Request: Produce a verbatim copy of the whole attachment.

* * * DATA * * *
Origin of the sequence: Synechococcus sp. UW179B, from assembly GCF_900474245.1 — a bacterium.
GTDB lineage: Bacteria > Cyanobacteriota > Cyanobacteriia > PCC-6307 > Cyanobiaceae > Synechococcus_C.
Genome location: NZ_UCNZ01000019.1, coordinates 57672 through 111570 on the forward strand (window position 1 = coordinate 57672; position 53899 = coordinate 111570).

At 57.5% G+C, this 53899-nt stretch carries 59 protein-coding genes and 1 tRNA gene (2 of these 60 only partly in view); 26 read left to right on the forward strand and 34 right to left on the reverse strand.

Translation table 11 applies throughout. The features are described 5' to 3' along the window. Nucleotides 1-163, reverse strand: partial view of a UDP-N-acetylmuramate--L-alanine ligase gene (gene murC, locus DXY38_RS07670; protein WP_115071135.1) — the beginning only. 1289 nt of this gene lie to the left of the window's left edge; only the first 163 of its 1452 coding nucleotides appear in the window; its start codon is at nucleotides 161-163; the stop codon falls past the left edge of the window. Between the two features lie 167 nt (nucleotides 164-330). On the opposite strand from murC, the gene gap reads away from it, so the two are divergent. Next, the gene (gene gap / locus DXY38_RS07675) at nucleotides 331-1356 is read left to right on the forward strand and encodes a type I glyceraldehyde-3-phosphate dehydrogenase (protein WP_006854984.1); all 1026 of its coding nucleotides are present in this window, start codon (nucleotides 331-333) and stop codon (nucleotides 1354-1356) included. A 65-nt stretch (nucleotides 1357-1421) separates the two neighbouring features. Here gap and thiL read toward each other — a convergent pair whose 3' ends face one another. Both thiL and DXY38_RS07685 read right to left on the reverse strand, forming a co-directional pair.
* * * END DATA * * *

Origin of the sequence: Synechococcus sp. UW179B, from assembly GCF_900474245.1 — a bacterium.
GTDB lineage: Bacteria > Cyanobacteriota > Cyanobacteriia > PCC-6307 > Cyanobiaceae > Synechococcus_C.
Genome location: NZ_UCNZ01000019.1, coordinates 57672 through 111570 on the forward strand (window position 1 = coordinate 57672; position 53899 = coordinate 111570).

At 57.5% G+C, this 53899-nt stretch carries 59 protein-coding genes and 1 tRNA gene (2 of these 60 only partly in view); 26 read left to right on the forward strand and 34 right to left on the reverse strand.

Translation table 11 applies throughout. The features are described 5' to 3' along the window. Nucleotides 1-163, reverse strand: partial view of a UDP-N-acetylmuramate--L-alanine ligase gene (gene murC, locus DXY38_RS07670; protein WP_115071135.1) — the beginning only. 1289 nt of this gene lie to the left of the window's left edge; only the first 163 of its 1452 coding nucleotides appear in the window; its start codon is at nucleotides 161-163; the stop codon falls past the left edge of the window. Between the two features lie 167 nt (nucleotides 164-330). On the opposite strand from murC, the gene gap reads away from it, so the two are divergent. Next, the gene (gene gap / locus DXY38_RS07675) at nucleotides 331-1356 is read left to right on the forward strand and encodes a type I glyceraldehyde-3-phosphate dehydrogenase (protein WP_006854984.1); all 1026 of its coding nucleotides are present in this window, start codon (nucleotides 331-333) and stop codon (nucleotides 1354-1356) included. A 65-nt stretch (nucleotides 1357-1421) separates the two neighbouring features. Here gap and thiL read toward each other — a convergent pair whose 3' ends face one another. Both thiL and DXY38_RS07685 read right to left on the reverse strand, forming a co-directional pair.